By David Milliken
LONDON (Reuters) - The number of homes sold in Britain over the next 12 months is set to fall by the most in at least a decade, as fears of recession and rising interest rates hurt the market, the Royal Institution of Chartered Surveyors (RICS) said on Thursday.
The industry body said its members also seen the biggest fall in enquiries from new buyers since April 2020, at the start of the COVID pandemic, while prices were rising at the slowest pace since January 2021 and were expected to level off.
"Concerns over the economic backdrop and rising interest rates continue to take their toll on market momentum, with strong activity early in the year now giving way to a more subdued picture," RICS economist Tarrant Parsons said.
Britain, like many Western economies, saw a surge in house prices during the COVID-19 pandemic as people sought more spacious accommodation as they spent more time at home.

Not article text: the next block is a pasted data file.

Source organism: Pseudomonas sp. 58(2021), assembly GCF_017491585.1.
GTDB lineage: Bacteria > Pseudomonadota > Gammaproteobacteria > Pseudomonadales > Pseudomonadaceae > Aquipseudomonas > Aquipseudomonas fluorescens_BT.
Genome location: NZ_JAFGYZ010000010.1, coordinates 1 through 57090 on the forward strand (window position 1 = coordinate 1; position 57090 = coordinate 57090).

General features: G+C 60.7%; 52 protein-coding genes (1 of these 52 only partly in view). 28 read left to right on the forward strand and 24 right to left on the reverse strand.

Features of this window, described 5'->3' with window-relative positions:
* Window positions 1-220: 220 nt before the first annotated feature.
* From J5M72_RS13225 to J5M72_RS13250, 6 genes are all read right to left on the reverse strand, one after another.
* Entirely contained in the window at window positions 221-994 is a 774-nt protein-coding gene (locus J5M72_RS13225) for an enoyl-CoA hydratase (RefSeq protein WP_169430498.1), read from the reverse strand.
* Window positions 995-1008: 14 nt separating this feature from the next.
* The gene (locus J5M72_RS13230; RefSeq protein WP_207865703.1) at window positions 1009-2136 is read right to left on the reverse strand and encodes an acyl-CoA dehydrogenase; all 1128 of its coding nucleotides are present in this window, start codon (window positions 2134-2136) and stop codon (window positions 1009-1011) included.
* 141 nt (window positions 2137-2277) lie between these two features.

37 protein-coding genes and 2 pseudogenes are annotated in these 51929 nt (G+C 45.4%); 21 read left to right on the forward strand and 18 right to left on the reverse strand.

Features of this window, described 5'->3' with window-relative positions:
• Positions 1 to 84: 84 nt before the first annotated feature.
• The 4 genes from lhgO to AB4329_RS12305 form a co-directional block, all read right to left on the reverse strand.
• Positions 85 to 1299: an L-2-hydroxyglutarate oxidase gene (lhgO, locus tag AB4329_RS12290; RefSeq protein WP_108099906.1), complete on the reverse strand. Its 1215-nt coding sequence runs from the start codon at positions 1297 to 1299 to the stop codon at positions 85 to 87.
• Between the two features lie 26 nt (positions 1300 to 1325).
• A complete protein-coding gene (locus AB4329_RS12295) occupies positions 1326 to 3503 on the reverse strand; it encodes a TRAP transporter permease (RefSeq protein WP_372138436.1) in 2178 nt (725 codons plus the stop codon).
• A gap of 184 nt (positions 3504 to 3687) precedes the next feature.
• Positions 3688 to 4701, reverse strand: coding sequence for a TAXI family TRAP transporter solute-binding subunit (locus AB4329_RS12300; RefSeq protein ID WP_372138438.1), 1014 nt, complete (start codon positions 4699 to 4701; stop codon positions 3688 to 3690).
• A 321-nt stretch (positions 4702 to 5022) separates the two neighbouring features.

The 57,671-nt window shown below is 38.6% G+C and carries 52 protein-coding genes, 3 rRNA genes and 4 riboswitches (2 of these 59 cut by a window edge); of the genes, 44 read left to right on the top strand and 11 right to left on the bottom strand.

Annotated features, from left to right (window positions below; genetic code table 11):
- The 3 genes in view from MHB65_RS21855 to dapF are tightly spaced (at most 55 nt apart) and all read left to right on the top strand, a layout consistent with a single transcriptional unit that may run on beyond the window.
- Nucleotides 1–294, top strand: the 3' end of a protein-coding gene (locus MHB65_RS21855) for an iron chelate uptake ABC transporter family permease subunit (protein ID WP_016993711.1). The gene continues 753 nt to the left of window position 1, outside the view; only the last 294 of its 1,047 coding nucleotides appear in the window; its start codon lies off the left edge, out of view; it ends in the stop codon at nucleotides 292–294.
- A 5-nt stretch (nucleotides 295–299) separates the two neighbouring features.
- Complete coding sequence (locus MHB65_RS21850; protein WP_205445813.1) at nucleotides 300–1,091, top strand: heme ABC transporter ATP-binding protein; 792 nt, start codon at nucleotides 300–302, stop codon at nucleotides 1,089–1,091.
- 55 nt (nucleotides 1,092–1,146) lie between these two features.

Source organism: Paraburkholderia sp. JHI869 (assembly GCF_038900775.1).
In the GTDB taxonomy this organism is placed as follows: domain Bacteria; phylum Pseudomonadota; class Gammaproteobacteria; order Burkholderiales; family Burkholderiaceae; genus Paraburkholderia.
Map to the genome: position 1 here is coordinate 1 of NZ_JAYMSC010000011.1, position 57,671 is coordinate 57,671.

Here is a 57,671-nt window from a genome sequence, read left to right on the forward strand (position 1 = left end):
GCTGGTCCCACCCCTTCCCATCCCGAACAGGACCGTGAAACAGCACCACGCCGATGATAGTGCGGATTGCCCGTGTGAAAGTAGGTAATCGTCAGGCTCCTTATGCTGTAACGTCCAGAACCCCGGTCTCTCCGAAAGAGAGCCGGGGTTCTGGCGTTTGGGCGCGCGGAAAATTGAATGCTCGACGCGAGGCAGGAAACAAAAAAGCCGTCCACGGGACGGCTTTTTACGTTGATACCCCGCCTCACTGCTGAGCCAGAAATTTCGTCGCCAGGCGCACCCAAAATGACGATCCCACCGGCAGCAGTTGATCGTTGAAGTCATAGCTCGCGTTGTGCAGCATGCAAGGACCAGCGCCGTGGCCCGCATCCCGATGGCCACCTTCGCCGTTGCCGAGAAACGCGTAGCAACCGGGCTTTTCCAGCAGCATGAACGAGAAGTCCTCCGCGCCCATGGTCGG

Despite the end of a tax break on home purchases, rising interest rates and the fastest consumer price inflation in 40 years, the Britain's main measures of house prices remain at least 10% up on a year ago.
But RICS said its survey balance for sales expectations over the next 12 months - which measures the difference between the percentage of surveyors expecting a rise and those expecting a fall - sank to -45 in August from -36 in July.
This was the lowest reading since this question was first asked in 2012.
RICS's house price balance dropped to +53 in August from a downwardly revised +62 in July, well below economists' forecasts in a Reuters poll for it hold broadly steady and its lowest since January 2021.
A lack of homes for sale was keeping prices up for now, Parsons said. The same measure of house prices for the next 12 months had dropped to just +3.
A Reuters poll last week showed economists forecast house prices would rise just 1% next year, down from an estimated 7% for 2022.
(Reporting by David Milliken, editing by Andy Bruce)